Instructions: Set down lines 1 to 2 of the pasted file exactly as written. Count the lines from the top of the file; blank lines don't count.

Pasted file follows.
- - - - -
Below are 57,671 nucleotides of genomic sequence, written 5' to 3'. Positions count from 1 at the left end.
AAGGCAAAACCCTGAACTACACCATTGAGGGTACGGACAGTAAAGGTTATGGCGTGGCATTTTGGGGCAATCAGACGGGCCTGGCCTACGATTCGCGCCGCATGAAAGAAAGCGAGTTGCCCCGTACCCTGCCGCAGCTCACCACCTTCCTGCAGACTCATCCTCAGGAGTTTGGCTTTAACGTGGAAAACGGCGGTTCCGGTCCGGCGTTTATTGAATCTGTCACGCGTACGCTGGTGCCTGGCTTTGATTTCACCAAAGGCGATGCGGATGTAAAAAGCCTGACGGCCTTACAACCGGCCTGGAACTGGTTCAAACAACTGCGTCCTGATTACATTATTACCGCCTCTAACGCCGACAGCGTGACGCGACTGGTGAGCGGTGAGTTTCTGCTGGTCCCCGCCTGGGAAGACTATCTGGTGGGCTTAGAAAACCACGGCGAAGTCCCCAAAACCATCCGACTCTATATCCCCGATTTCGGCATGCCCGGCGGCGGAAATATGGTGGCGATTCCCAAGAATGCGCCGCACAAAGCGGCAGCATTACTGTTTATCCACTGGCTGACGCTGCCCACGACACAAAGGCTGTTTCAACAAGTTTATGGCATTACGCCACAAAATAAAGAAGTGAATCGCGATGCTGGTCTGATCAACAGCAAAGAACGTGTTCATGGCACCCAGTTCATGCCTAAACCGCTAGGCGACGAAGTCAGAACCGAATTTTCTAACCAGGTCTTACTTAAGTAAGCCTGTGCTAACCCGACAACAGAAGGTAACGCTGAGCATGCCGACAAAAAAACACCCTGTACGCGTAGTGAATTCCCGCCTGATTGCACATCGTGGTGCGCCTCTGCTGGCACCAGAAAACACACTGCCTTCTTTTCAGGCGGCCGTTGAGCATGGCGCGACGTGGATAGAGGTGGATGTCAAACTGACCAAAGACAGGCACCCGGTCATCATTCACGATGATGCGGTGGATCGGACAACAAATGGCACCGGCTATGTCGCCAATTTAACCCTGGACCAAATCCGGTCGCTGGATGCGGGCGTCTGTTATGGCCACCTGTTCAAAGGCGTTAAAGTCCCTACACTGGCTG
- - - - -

Below are 57,671 nucleotides of genomic sequence, written 5' to 3'. Positions count from 1 at the left end.
AAGGCAAAACCCTGAACTACACCATTGAGGGTACGGACAGTAAAGGTTATGGCGTGGCATTTTGGGGCAATCAGACGGGCCTGGCCTACGATTCGCGCCGCATGAAAGAAAGCGAGTTGCCCCGTACCCTGCCGCAGCTCACCACCTTCCTGCAGACTCATCCTCAGGAGTTTGGCTTTAACGTGGAAAACGGCGGTTCCGGTCCGGCGTTTATTGAATCTGTCACGCGTACGCTGGTGCCTGGCTTTGATTTCACCAAAGGCGATGCGGATGTAAAAAGCCTGACGGCCTTACAACCGGCCTGGAACTGGTTCAAACAACTGCGTCCTGATTACATTATTACCGCCTCTAACGCCGACAGCGTGACGCGACTGGTGAGCGGTGAGTTTCTGCTGGTCCCCGCCTGGGAAGACTATCTGGTGGGCTTAGAAAACCACGGCGAAGTCCCCAAAACCATCCGACTCTATATCCCCGATTTCGGCATGCCCGGCGGCGGAAATATGGTGGCGATTCCCAAGAATGCGCCGCACAAAGCGGCAGCATTACTGTTTATCCACTGGCTGACGCTGCCCACGACACAAAGGCTGTTTCAACAAGTTTATGGCATTACGCCACAAAATAAAGAAGTGAATCGCGATGCTGGTCTGATCAACAGCAAAGAACGTGTTCATGGCACCCAGTTCATGCCTAAACCGCTAGGCGACGAAGTCAGAACCGAATTTTCTAACCAGGTCTTACTTAAGTAAGCCTGTGCTAACCCGACAACAGAAGGTAACGCTGAGCATGCCGACAAAAAAACACCCTGTACGCGTAGTGAATTCCCGCCTGATTGCACATCGTGGTGCGCCTCTGCTGGCACCAGAAAACACACTGCCTTCTTTTCAGGCGGCCGTTGAGCATGGCGCGACGTGGATAGAGGTGGATGTCAAACTGACCAAAGACAGGCACCCGGTCATCATTCACGATGATGCGGTGGATCGGACAACAAATGGCACCGGCTATGTCGCCAATTTAACCCTGGACCAAATCCGGTCGCTGGATGCGGGCGTCTGTTATGGCCACCTGTTCAAAGGCGTTAAAGTCCCTACACTGGCTG